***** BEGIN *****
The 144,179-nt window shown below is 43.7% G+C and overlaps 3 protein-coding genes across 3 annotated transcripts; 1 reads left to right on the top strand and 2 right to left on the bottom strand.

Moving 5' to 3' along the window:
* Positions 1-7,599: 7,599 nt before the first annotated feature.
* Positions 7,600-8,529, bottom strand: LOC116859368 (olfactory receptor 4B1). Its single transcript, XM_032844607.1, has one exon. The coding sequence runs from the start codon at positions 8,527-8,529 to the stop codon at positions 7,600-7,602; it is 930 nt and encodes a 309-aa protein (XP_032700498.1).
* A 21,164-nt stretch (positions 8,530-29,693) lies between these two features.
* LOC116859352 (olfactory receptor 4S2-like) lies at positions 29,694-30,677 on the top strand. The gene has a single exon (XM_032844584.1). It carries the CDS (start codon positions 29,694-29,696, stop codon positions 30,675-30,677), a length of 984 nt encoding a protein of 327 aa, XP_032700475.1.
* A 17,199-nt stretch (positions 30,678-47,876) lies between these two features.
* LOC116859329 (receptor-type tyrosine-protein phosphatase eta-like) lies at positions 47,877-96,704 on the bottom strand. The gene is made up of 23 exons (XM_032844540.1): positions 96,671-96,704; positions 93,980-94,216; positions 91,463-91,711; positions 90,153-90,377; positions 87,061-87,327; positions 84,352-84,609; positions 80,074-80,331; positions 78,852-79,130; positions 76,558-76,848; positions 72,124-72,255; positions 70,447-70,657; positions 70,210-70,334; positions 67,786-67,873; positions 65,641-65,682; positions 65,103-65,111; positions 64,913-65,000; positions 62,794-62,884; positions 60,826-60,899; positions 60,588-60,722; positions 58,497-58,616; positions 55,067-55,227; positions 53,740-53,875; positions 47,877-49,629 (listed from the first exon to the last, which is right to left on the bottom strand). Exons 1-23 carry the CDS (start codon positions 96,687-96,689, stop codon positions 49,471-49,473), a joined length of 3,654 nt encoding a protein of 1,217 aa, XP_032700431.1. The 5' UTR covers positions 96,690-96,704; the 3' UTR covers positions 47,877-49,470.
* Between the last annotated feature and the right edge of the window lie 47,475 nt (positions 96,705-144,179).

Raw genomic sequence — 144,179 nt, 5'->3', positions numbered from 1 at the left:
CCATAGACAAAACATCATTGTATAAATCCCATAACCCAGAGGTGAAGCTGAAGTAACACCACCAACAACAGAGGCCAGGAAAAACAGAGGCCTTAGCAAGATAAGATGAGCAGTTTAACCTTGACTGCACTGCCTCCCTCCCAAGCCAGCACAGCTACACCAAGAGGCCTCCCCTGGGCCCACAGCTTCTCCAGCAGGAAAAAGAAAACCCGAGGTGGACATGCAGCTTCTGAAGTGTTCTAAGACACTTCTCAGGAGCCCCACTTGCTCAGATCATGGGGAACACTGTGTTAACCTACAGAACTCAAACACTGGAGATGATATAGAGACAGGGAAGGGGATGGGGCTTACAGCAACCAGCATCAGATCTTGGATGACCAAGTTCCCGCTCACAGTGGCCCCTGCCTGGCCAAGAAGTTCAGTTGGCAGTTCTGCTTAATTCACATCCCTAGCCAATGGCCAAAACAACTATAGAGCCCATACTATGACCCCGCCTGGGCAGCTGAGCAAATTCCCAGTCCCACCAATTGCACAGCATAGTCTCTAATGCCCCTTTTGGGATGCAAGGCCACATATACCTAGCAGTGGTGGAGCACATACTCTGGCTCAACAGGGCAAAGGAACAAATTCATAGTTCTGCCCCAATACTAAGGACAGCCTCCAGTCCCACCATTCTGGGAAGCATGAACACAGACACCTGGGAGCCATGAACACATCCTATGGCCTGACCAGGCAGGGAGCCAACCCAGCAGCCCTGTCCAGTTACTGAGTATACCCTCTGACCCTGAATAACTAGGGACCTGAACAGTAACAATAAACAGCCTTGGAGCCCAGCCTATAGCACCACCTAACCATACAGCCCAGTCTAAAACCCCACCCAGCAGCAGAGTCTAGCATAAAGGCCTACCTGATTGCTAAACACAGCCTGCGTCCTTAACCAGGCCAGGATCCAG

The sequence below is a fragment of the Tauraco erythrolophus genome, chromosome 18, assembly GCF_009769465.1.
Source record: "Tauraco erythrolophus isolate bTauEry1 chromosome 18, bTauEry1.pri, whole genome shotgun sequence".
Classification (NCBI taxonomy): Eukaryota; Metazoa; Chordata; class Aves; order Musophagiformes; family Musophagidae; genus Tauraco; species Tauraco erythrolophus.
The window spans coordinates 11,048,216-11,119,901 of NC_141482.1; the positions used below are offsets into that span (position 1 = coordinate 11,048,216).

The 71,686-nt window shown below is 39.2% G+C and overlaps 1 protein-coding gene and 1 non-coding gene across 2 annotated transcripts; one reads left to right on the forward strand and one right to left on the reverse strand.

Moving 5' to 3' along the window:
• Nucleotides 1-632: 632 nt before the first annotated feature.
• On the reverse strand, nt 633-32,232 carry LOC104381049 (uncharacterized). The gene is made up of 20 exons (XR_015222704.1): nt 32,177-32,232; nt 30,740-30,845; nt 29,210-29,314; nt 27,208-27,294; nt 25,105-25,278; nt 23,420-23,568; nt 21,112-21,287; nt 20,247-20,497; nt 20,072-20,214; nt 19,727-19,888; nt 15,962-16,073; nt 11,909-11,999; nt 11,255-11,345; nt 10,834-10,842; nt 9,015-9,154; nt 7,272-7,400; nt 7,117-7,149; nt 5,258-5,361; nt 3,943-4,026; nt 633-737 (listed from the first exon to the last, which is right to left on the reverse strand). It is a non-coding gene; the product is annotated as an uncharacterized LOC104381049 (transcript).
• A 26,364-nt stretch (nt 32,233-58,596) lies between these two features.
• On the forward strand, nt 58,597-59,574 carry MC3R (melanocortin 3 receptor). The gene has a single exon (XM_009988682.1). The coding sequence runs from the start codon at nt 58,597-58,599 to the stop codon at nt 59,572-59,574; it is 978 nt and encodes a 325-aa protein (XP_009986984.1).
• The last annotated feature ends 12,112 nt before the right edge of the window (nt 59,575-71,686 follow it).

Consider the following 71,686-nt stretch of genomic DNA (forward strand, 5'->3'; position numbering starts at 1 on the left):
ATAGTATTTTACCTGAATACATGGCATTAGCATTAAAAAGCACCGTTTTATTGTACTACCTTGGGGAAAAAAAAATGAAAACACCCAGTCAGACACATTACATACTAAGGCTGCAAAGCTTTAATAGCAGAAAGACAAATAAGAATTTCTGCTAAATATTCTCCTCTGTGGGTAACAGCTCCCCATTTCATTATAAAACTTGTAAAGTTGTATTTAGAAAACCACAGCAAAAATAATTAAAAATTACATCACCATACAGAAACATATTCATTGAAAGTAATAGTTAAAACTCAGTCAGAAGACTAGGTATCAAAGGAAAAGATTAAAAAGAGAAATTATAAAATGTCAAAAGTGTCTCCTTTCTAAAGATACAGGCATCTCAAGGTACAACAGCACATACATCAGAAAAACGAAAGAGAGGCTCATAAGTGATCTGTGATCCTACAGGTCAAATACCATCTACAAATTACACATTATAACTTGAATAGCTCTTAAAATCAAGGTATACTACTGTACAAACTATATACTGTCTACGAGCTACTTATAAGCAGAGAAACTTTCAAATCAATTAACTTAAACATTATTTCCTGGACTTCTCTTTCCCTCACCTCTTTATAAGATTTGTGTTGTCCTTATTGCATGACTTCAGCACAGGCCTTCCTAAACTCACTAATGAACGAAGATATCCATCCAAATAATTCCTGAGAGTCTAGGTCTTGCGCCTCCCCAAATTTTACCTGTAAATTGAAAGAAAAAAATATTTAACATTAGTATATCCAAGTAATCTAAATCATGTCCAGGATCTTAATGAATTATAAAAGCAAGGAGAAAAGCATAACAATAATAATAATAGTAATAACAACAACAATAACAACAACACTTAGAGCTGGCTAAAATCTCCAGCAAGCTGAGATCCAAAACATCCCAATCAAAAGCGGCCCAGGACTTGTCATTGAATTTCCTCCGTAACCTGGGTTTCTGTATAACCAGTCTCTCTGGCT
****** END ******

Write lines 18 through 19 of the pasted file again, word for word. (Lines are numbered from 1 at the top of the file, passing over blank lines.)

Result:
• Nucleotides 1-632: 632 nt before the first annotated feature.
• On the reverse strand, nt 633-32,232 carry LOC104381049 (uncharacterized). The gene is made up of 20 exons (XR_015222704.1): nt 32,177-32,232; nt 30,740-30,845; nt 29,210-29,314; nt 27,208-27,294; nt 25,105-25,278; nt 23,420-23,568; nt 21,112-21,287; nt 20,247-20,497; nt 20,072-20,214; nt 19,727-19,888; nt 15,962-16,073; nt 11,909-11,999; nt 11,255-11,345; nt 10,834-10,842; nt 9,015-9,154; nt 7,272-7,400; nt 7,117-7,149; nt 5,258-5,361; nt 3,943-4,026; nt 633-737 (listed from the first exon to the last, which is right to left on the reverse strand). It is a non-coding gene; the product is annotated as an uncharacterized LOC104381049 (transcript).